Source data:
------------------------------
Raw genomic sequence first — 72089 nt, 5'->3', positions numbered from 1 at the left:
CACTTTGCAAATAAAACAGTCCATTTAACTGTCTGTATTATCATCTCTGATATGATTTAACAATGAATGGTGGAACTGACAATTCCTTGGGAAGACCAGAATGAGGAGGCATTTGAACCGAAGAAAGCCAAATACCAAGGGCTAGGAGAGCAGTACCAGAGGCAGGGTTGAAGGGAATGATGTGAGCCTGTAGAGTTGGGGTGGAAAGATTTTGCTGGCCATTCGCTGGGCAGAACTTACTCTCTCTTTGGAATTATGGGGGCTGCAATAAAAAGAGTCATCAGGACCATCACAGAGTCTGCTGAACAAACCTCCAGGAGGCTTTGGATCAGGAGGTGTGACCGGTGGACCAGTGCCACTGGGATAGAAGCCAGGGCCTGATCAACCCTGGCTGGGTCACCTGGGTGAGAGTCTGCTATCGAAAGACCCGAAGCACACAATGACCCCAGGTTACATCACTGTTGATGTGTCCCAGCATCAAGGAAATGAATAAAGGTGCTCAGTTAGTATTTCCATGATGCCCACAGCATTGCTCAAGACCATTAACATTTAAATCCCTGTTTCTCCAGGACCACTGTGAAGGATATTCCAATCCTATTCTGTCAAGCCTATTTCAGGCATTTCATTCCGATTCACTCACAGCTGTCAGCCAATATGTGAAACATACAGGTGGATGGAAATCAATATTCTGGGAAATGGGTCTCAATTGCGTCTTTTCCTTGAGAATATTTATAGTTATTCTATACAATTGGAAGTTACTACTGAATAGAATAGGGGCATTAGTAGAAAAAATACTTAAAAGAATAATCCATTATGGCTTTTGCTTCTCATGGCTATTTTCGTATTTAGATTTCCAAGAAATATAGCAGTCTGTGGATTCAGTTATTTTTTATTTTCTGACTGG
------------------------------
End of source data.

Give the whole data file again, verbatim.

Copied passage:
Raw genomic sequence first — 72089 nt, 5'->3', positions numbered from 1 at the left:
CACTTTGCAAATAAAACAGTCCATTTAACTGTCTGTATTATCATCTCTGATATGATTTAACAATGAATGGTGGAACTGACAATTCCTTGGGAAGACCAGAATGAGGAGGCATTTGAACCGAAGAAAGCCAAATACCAAGGGCTAGGAGAGCAGTACCAGAGGCAGGGTTGAAGGGAATGATGTGAGCCTGTAGAGTTGGGGTGGAAAGATTTTGCTGGCCATTCGCTGGGCAGAACTTACTCTCTCTTTGGAATTATGGGGGCTGCAATAAAAAGAGTCATCAGGACCATCACAGAGTCTGCTGAACAAACCTCCAGGAGGCTTTGGATCAGGAGGTGTGACCGGTGGACCAGTGCCACTGGGATAGAAGCCAGGGCCTGATCAACCCTGGCTGGGTCACCTGGGTGAGAGTCTGCTATCGAAAGACCCGAAGCACACAATGACCCCAGGTTACATCACTGTTGATGTGTCCCAGCATCAAGGAAATGAATAAAGGTGCTCAGTTAGTATTTCCATGATGCCCACAGCATTGCTCAAGACCATTAACATTTAAATCCCTGTTTCTCCAGGACCACTGTGAAGGATATTCCAATCCTATTCTGTCAAGCCTATTTCAGGCATTTCATTCCGATTCACTCACAGCTGTCAGCCAATATGTGAAACATACAGGTGGATGGAAATCAATATTCTGGGAAATGGGTCTCAATTGCGTCTTTTCCTTGAGAATATTTATAGTTATTCTATACAATTGGAAGTTACTACTGAATAGAATAGGGGCATTAGTAGAAAAAATACTTAAAAGAATAATCCATTATGGCTTTTGCTTCTCATGGCTATTTTCGTATTTAGATTTCCAAGAAATATAGCAGTCTGTGGATTCAGTTATTTTTTATTTTCTGACTGG